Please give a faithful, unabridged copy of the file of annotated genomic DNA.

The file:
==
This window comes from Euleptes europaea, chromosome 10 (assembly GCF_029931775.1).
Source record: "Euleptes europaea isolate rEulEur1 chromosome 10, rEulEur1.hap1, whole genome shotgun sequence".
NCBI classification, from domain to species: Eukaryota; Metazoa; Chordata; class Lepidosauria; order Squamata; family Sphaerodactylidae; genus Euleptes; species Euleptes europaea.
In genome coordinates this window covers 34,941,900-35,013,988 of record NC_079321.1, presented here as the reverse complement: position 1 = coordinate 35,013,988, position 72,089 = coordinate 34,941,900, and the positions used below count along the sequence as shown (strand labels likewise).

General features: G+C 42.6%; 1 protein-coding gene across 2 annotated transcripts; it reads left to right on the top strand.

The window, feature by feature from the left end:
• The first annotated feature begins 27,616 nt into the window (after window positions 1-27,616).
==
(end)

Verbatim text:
This window comes from Euleptes europaea, chromosome 10 (assembly GCF_029931775.1).
Source record: "Euleptes europaea isolate rEulEur1 chromosome 10, rEulEur1.hap1, whole genome shotgun sequence".
NCBI classification, from domain to species: Eukaryota; Metazoa; Chordata; class Lepidosauria; order Squamata; family Sphaerodactylidae; genus Euleptes; species Euleptes europaea.
In genome coordinates this window covers 34,941,900-35,013,988 of record NC_079321.1, presented here as the reverse complement: position 1 = coordinate 35,013,988, position 72,089 = coordinate 34,941,900, and the positions used below count along the sequence as shown (strand labels likewise).

General features: G+C 42.6%; 1 protein-coding gene across 2 annotated transcripts; it reads left to right on the top strand.

The window, feature by feature from the left end:
• The first annotated feature begins 27,616 nt into the window (after window positions 1-27,616).